CROOKSTON -- Three days before Americans honored their war dead on Decoration Day -- the precursor to Memorial Day -- in 1919, Curtis Hendrickson’s parents celebrated his birth.

In the course of four days this month, the World War II veteran will have observed both occasions. A 100th birthday party was held for Hendrickson May 23 at the Golden Link Senior Center in Crookston, and on Monday he will celebrate Memorial Day.

Hendrickson has lived in Crookston for most of his life, including the seven decades since he was honorably discharged from the service. He worked as an usher at the Grand Theater before he enlisted in the service and for a car dealership and as Crookston city clerk after his stint was finished.

Hendrickson enlisted in the service in February 1941 and served until World War II ended in September 1945. He was awarded five battle stars for his service in the Army Air Corps photo technical unit. During his four years in the service he was stationed in northern France, Rhineland, Ardennes, central Europe and Normandy.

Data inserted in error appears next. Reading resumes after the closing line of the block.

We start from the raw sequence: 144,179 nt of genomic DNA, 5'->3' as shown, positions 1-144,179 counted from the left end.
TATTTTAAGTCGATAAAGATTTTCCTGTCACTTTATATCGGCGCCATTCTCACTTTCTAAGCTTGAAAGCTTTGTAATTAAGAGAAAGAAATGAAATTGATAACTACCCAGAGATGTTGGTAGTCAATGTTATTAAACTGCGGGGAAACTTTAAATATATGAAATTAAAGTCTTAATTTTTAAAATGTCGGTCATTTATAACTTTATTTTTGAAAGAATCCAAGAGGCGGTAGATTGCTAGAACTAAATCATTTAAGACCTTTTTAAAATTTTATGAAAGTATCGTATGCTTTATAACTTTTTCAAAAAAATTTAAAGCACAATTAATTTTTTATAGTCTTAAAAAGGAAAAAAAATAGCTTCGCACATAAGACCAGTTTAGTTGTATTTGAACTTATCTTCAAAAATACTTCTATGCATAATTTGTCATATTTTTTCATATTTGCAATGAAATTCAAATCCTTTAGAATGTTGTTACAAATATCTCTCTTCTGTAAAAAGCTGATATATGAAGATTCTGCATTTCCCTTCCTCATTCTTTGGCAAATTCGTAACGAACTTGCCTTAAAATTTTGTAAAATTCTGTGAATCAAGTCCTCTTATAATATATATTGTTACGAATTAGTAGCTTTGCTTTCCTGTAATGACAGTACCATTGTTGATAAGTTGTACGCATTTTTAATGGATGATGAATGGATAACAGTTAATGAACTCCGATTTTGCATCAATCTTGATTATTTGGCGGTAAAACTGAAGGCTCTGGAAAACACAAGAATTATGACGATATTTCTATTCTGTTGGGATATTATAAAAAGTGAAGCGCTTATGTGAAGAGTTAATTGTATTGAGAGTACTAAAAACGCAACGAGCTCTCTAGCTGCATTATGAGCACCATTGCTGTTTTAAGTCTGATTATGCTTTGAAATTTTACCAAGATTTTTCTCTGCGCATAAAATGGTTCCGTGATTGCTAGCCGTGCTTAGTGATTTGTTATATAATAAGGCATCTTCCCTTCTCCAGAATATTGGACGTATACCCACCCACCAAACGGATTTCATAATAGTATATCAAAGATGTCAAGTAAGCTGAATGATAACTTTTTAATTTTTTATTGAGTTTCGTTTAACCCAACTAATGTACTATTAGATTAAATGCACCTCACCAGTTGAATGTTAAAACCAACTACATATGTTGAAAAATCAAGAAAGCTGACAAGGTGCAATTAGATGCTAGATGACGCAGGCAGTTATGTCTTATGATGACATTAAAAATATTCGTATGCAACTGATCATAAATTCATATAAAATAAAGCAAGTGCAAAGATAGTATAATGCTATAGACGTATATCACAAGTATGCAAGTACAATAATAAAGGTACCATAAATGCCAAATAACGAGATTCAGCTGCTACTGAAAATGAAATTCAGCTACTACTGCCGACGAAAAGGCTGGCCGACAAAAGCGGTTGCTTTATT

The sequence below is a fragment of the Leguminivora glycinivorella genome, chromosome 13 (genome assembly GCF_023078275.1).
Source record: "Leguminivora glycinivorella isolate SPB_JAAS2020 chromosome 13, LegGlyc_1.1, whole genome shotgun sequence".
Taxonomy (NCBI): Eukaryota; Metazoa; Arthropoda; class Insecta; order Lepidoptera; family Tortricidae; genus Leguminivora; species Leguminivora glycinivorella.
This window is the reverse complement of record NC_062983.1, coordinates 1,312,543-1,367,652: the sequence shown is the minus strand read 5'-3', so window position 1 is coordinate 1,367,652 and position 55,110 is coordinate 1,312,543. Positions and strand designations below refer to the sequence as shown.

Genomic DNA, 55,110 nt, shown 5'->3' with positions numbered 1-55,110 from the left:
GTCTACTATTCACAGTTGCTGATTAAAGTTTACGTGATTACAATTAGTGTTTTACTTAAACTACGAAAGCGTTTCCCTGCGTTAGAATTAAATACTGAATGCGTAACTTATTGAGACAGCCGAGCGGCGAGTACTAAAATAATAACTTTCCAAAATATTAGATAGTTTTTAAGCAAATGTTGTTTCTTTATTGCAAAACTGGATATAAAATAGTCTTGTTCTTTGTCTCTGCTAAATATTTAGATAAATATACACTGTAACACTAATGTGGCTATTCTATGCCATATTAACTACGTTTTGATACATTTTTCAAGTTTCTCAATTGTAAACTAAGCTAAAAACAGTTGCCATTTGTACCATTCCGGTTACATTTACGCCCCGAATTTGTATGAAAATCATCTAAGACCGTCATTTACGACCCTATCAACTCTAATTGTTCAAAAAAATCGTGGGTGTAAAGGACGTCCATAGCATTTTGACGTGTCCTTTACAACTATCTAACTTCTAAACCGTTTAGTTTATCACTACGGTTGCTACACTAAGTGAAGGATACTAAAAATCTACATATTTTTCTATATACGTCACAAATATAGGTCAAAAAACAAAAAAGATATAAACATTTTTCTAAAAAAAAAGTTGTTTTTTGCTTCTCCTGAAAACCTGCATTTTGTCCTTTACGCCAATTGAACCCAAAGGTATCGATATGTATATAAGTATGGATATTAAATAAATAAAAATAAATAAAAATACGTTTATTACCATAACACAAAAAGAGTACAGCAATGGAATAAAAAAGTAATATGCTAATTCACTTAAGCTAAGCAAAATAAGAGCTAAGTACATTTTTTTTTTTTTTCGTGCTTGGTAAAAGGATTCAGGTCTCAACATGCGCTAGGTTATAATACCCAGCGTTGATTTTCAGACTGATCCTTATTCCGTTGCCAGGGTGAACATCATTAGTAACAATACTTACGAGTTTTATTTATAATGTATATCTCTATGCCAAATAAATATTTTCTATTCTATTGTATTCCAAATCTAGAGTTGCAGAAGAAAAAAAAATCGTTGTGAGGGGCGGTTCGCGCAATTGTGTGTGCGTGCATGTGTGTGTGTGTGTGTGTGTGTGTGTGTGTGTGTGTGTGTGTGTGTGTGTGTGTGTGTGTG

Besides Hendrickson’s birthday and Memorial Day, late spring also marks the anniversary of another important occasion in the life of the former soldier. Hendrickson, who served in the U.S. Army in a photo intelligence unit, was part of a group of men who arrived on Omaha Beach in France on June 7, 1944, one day after the beach was stormed by Allied forces.

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Wounded and dead bodies covered the beach that day when Hendrickson and his fellow soldiers waded in from a small ship, Hendrickson said.

“We went on a landing craft and it kind of bugged out on us so we waded in (to shore). I remember it was a wild place to go,” he said.

“There was still some shooting going on and a lot of bodies,” said Hendrickson’s son Paul, who traveled from Alaska to celebrate his father’s birthday.

His father didn’t talk much about his World War II experiences growing up, but he does recall him telling him about the disturbing things he saw on Omaha Beach and about an apartment in Paris he shared for a short time with members of the photo intelligence unit.

When the younger Hendrickson mentioned the apartment to his father during a recent visit, the elder Hendrickson's eyes sparkled. He smiled as he recalled the adventures he had with his buddies in Paris.

But those weren’t the best memories of the four years Hendrickson served in World War II.

“The best memory was the day they signed the truce,” he said.